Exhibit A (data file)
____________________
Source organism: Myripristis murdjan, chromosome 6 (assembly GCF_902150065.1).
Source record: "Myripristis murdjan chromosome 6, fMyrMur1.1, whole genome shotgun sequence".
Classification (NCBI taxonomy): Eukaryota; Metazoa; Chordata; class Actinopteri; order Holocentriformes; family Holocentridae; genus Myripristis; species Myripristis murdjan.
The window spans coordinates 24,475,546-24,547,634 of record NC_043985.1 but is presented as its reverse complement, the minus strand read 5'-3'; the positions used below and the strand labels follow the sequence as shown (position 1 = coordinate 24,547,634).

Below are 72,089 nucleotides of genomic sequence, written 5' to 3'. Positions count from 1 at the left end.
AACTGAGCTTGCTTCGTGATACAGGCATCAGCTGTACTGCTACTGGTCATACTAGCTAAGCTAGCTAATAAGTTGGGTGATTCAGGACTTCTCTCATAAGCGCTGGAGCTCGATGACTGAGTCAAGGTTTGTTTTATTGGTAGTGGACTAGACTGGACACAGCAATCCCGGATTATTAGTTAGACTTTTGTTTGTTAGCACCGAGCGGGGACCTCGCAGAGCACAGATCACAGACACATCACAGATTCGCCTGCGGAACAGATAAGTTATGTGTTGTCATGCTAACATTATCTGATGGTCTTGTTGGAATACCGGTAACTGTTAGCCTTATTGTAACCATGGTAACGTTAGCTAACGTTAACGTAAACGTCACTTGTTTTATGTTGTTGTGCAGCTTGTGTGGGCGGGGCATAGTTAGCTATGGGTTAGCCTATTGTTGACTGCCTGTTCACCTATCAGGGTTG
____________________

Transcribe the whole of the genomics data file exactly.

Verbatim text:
Source organism: Myripristis murdjan, chromosome 6 (assembly GCF_902150065.1).
Source record: "Myripristis murdjan chromosome 6, fMyrMur1.1, whole genome shotgun sequence".
Classification (NCBI taxonomy): Eukaryota; Metazoa; Chordata; class Actinopteri; order Holocentriformes; family Holocentridae; genus Myripristis; species Myripristis murdjan.
The window spans coordinates 24,475,546-24,547,634 of record NC_043985.1 but is presented as its reverse complement, the minus strand read 5'-3'; the positions used below and the strand labels follow the sequence as shown (position 1 = coordinate 24,547,634).

Below are 72,089 nucleotides of genomic sequence, written 5' to 3'. Positions count from 1 at the left end.
AACTGAGCTTGCTTCGTGATACAGGCATCAGCTGTACTGCTACTGGTCATACTAGCTAAGCTAGCTAATAAGTTGGGTGATTCAGGACTTCTCTCATAAGCGCTGGAGCTCGATGACTGAGTCAAGGTTTGTTTTATTGGTAGTGGACTAGACTGGACACAGCAATCCCGGATTATTAGTTAGACTTTTGTTTGTTAGCACCGAGCGGGGACCTCGCAGAGCACAGATCACAGACACATCACAGATTCGCCTGCGGAACAGATAAGTTATGTGTTGTCATGCTAACATTATCTGATGGTCTTGTTGGAATACCGGTAACTGTTAGCCTTATTGTAACCATGGTAACGTTAGCTAACGTTAACGTAAACGTCACTTGTTTTATGTTGTTGTGCAGCTTGTGTGGGCGGGGCATAGTTAGCTATGGGTTAGCCTATTGTTGACTGCCTGTTCACCTATCAGGGTTG